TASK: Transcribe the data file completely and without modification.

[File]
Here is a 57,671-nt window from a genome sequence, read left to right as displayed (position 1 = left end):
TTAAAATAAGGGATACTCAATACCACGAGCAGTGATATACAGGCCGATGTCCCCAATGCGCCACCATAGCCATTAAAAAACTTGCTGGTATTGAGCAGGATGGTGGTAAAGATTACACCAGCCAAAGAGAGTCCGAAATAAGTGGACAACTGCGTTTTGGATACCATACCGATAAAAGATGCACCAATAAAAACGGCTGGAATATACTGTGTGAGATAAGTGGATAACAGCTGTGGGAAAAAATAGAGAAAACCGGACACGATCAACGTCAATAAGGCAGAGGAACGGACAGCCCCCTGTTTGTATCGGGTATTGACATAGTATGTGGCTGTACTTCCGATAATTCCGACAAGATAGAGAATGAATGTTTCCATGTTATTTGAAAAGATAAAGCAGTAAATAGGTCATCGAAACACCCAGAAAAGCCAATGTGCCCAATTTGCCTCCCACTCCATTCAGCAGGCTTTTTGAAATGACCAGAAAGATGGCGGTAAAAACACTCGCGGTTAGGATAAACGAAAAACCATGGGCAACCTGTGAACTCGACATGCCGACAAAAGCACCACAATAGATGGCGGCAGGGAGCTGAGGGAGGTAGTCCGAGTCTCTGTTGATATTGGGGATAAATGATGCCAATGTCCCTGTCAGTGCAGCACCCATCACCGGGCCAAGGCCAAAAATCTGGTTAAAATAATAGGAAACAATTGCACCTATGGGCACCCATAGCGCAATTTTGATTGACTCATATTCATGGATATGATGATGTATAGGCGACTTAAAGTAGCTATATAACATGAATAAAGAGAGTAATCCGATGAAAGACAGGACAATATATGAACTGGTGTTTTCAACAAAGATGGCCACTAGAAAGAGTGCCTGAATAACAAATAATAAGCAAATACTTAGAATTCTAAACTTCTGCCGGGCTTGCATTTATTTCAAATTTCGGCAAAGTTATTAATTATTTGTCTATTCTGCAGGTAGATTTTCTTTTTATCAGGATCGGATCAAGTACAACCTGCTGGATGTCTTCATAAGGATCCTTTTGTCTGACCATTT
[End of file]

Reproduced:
Here is a 57,671-nt window from a genome sequence, read left to right as displayed (position 1 = left end):
TTAAAATAAGGGATACTCAATACCACGAGCAGTGATATACAGGCCGATGTCCCCAATGCGCCACCATAGCCATTAAAAAACTTGCTGGTATTGAGCAGGATGGTGGTAAAGATTACACCAGCCAAAGAGAGTCCGAAATAAGTGGACAACTGCGTTTTGGATACCATACCGATAAAAGATGCACCAATAAAAACGGCTGGAATATACTGTGTGAGATAAGTGGATAACAGCTGTGGGAAAAAATAGAGAAAACCGGACACGATCAACGTCAATAAGGCAGAGGAACGGACAGCCCCCTGTTTGTATCGGGTATTGACATAGTATGTGGCTGTACTTCCGATAATTCCGACAAGATAGAGAATGAATGTTTCCATGTTATTTGAAAAGATAAAGCAGTAAATAGGTCATCGAAACACCCAGAAAAGCCAATGTGCCCAATTTGCCTCCCACTCCATTCAGCAGGCTTTTTGAAATGACCAGAAAGATGGCGGTAAAAACACTCGCGGTTAGGATAAACGAAAAACCATGGGCAACCTGTGAACTCGACATGCCGACAAAAGCACCACAATAGATGGCGGCAGGGAGCTGAGGGAGGTAGTCCGAGTCTCTGTTGATATTGGGGATAAATGATGCCAATGTCCCTGTCAGTGCAGCACCCATCACCGGGCCAAGGCCAAAAATCTGGTTAAAATAATAGGAAACAATTGCACCTATGGGCACCCATAGCGCAATTTTGATTGACTCATATTCATGGATATGATGATGTATAGGCGACTTAAAGTAGCTATATAACATGAATAAAGAGAGTAATCCGATGAAAGACAGGACAATATATGAACTGGTGTTTTCAACAAAGATGGCCACTAGAAAGAGTGCCTGAATAACAAATAATAAGCAAATACTTAGAATTCTAAACTTCTGCCGGGCTTGCATTTATTTCAAATTTCGGCAAAGTTATTAATTATTTGTCTATTCTGCAGGTAGATTTTCTTTTTATCAGGATCGGATCAAGTACAACCTGCTGGATGTCTTCATAAGGATCCTTTTGTCTGACCATTT